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Apple Supplier Qorvo Acquires Decawave for a Staggering $400m

Samuel
Town
1 year ago
2 mins read

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The latest reports reveal that Apple supplier Qorvo has purchased Decawave, an Irish chip maker. That deal is estimated to be worth around $400 million (€363 million). Ciarán Connell and Michael McLaughlin launched the Irish company in 2007.

The Dublin-headquartered startup firm offers ultra-wideband wireless technology via a low-power chip. Their chip can identify the particular location of any object indoors to almost a few centimetres. The technology, based on the IEEE 802.15.4 standard, is described by techies as being like “bluetooth on steroids.”  

The Deal

The North Carolina-based radio-frequency semiconductor components maker, Qorvo, derives almost 33% of its yearly revenue from Apple. Currently, the company is enjoying strong growth after selling 5G handsets. It announced Q3 2019 revenue of $869 million (€789 million) on January 29, 2020.       

Qorvo announced that it aims to acquire both Decawave and Massachusetts-based Custom MMIC. Official reports reveal that the company will spend a cumulative $500 million on buying the companies. 

The chief executive of the business, Mr. Connell, said that all Decawave investors made money on that deal. This acquisition ranks among the biggest exit by an Irish technology company to date. On the other hand, Qorvo has now gained access to a new and rapidly growing market.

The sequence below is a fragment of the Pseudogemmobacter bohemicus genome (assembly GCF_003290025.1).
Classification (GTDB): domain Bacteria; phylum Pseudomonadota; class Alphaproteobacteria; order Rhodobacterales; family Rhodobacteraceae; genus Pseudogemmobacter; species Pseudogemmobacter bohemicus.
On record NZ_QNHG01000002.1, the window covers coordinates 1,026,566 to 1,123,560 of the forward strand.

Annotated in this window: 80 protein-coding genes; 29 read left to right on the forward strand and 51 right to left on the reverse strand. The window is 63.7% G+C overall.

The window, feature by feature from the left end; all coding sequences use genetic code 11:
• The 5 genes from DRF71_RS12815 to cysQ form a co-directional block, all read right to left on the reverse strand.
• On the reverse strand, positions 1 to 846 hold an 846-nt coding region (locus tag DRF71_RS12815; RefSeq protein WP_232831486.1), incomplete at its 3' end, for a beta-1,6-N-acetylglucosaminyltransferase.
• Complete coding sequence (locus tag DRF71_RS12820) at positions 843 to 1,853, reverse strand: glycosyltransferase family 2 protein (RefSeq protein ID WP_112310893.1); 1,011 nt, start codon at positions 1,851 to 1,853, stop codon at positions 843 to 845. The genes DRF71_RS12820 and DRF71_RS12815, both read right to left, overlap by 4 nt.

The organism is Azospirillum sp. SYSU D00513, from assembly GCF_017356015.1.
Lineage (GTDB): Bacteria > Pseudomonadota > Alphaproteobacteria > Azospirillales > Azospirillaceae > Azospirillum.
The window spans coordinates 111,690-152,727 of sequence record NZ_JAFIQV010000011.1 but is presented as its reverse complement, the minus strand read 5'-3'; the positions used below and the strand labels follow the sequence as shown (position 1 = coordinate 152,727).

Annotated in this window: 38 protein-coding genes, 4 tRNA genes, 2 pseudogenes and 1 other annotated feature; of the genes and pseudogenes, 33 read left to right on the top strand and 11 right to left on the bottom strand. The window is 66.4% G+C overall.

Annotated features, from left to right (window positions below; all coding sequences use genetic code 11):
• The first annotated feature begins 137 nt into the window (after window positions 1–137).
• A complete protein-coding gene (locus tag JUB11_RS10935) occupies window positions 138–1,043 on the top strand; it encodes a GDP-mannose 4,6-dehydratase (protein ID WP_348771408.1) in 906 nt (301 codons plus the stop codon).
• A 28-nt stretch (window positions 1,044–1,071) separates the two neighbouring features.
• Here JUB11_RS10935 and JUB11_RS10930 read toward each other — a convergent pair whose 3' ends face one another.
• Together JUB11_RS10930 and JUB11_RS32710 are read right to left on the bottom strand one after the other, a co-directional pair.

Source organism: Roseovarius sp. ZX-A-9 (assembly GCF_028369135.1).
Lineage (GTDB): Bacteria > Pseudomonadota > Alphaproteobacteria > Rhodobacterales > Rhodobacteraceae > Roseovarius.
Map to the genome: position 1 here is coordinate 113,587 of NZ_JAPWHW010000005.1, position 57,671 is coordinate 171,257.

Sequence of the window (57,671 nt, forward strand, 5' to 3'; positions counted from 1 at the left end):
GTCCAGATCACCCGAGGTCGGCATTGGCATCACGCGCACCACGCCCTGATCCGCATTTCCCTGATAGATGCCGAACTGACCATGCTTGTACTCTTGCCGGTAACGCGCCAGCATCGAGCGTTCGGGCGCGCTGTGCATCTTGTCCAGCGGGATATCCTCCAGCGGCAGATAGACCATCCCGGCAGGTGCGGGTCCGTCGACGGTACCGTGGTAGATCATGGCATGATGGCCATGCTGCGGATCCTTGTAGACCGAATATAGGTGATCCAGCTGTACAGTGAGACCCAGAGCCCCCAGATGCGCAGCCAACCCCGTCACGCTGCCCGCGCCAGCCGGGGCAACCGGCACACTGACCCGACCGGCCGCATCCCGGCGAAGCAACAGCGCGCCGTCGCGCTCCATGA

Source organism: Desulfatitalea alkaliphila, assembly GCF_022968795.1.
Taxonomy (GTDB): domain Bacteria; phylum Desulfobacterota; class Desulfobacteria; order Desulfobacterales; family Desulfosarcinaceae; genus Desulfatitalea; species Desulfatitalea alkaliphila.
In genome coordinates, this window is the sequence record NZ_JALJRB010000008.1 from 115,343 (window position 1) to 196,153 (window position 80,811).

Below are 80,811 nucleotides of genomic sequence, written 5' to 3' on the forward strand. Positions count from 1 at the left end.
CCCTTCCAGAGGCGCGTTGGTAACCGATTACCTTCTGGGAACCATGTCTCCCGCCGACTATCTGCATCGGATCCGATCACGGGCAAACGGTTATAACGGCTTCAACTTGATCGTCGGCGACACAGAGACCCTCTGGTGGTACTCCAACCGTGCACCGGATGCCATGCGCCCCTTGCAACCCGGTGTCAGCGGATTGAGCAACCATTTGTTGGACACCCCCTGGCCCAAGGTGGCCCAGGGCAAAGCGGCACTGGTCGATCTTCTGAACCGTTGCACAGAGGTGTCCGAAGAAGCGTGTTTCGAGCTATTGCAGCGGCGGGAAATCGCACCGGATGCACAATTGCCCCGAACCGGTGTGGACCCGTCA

The president and chief executive of Qorvo, Bob Bruggeworth, commented:

“Adding Decawave establishes our position in the emerging market for ultra-accurate, ultra-secure short-range location solutions.”

It also supports the bidirectional communication of data between devices. Apple recently added the technology to its U1 chip included in the iPhone 11. In the past, Decawave has raised more than $50 million in funding from backers like Act Venture Capital, Atlantic Bridge Ventures, Enterprise Ireland, and the $100 million China Ireland Growth Technology Fund.

The Irish company announced 100 new jobs in 2018 after a $30 million fundraise led by Atlantic Bridge. Confirmed reports show that Decawave losses rose to $10.9 million in 2018 from $5.9 million in 2017. Also, turnover dropped to $9.12 million, from $10.6 million in the same period.

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Samuel Town
Author

Samuel is a professional finance copywriter with years of experience. He has created propositions, pitch decks, white papers, and content for over 100 respectable firms, startups, businesses, and institutions globally. At Finbold.com he covers deep-dive reviews of the various financial companies.

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